In a 1988 interview with Gentlemen's Quarterly, Chicago Bulls hTC superstar Michael Jordan said he had experienced nightmares of self-destruction.
Recalling his dreams, Jordan said: "It's always something I've done. I have robbed a bank. Or I have done cocaine. I have succumbed to the pressure of drugs. . . . They're nightmares of something terrible happening to me that would destroy a lot of people's dreams or conceptions of me -- that's the biggest nightmare I live every day."
But Jordan's nightmares have become a reality.
America's most recognizable athlete has not robbed a bank or become addicted to drugs or alcohol. But the image he has cultivated as a squeaky-clean role model, which earns him an estimated $16 million in endorsements and public appearances, has been tarnished by revelations that sent shock waves through the NBA's corporate office and Madison Avenue's ad agencies.
Last week, the tabloids targeted Jordan for writing $107,000 i checks to known North Carolina gamblers and drug dealers. The latest headlines resulted from a cashier's check for $77,000 drawn on ProServ Inc., of Alexandria, Va., which represents Jordan, that was found among the records of bondsman Eddie Dow, who was shot to death last month.
Uncharacteristically, the game's most explosive scorer turne defensive. Jordan tried to separate himself from any rumors that he had gambled on sporting events, proclaiming, "I'm no Pete Rose," a reference to the former baseball star who was banned by baseball for betting on his team.
He acknowledged, however, that he lost sizable sums betting on golf matches and in high-stakes poker games with people whose names appeared regularly on police blotters. His friends included a cocaine dealer and money launderer named James "Slim" Bouler, who borrowed $57,000 from Jordan last year to invest in a golf driving range.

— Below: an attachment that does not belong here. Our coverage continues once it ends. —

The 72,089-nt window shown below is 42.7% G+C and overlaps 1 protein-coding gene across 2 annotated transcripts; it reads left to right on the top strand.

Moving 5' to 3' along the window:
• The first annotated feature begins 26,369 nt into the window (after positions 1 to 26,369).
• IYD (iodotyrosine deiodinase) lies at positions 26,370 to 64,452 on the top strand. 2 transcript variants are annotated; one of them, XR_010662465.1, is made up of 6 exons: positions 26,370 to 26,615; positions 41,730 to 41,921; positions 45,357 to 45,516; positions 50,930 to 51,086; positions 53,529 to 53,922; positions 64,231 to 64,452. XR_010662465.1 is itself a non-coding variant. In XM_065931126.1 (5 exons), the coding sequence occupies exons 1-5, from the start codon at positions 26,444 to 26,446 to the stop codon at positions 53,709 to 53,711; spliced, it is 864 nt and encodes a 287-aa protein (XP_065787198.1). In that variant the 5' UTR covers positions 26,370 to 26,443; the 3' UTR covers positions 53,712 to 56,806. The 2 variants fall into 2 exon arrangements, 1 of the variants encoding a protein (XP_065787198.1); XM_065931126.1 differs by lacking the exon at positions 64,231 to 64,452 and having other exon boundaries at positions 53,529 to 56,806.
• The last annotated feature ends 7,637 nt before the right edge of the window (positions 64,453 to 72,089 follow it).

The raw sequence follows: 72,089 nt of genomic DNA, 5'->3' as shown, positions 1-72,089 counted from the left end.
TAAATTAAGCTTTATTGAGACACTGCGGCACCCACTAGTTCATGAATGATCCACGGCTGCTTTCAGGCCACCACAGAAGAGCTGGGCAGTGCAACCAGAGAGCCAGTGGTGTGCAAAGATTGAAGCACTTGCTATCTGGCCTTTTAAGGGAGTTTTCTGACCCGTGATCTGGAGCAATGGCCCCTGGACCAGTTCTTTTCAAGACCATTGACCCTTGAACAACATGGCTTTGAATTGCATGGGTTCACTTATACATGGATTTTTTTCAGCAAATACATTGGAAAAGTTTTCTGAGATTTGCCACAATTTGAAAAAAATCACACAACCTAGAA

"I love to bet," Jordan said. "That's part of everybody's competitive attitude." But it was his choice of companions that has the NBA concerned enough to mount its own in-house
Questioned by reporters, Jordan said he "has a right to be associated with whomever I choose."
This rigid stand seems a trifle naive for the country's most recognizable athlete, whose image is being used to sell $150 sneakers, sporting goods, soda pop, hamburgers, breakfast cereal and Mickey Mouse.
An in-depth study of Jordan's selling power is documented in Jim Naughton's book, "Taking To The Air." Before the recent gambling revelations, he could do no wrong in the eyes of corporate America, but that could all change, as it did for the multi-flawed Mike Tyson, Rose and the Mets' Dwight Gooden.
As Naughton noted, "The Michael Jordan who inhabits the world is a projection of the national imagination, an adman's fiction in the flesh."
Said Robert Sgarlata, whose Cleo agency represents Walt Disney, which has paired Jordan with its cartoon characters: "We know Disney will never allow Mickey Mouse to have marital problems. Donald Duck is never going to beat Daisy. Yogi Bear is probably not going to develop drug problems. You worry about human beings. But with Michael, it is different. Michael is such a wholesome kid."
But that image of Jordan is quickly dissipating. His Bulls teammates accused team management of operating a double standard in making Jordan conform with team rules. And he was viewed as being greedy for refusing to have his likeness used in conjunction with Olympic Games merchandising.
Those, however, were petty problems of perception compared to the reports of gambling and unsavory friendships that the NBA ** must seriously explore or be accused of pandering to a superstar.
The NBA does not prohibit its players from wagering on sporting events save for NBA games, but, with its tough stand against drugs, it cannot wink at Jordan's association with a cocaine dealer.
No matter what the league's inquiry uncovers, the other-worldly Jordan is quickly coming down to earth, and his myriad sponsors may opt for damage control rather than awaiting the NBA's results.
Winning isn't everything: The lottery-bound Orlando Magic recently signed head coach Matt Guokas for three more years at a reported $400,000 per annum. They also gave a new multi-year pact to general manager Pat Williams, but Williams will have new team owner Dick DeVos' son-in-law, Bob Vander Weide, looking over his shoulder as vice president of basketball operations. Weide has no basketball experience.
DeVos gave Guokas the benefit of the doubt for the Magic'downward spiral because of injuries to stars Dennis Scott and Nick Anderson. Oddly, Guokas is the only survivor of the original expansion coaches -- Ron Rothstein of the Miami Heat, Dick Harter of the Charlotte Hornets and Bill Musselman of the Minnesota Timberwolves.
Newspeak: Explaining why his scoring and rebounding averages have dropped appreciably since the midseason point, Denver Nuggets rookie center Dikembe Mutombo said: "It seems like I was close to hitting the wall, but I walked to the wall and walked through it. Now I'm on the other side of the wall, so I can't hit it anymore."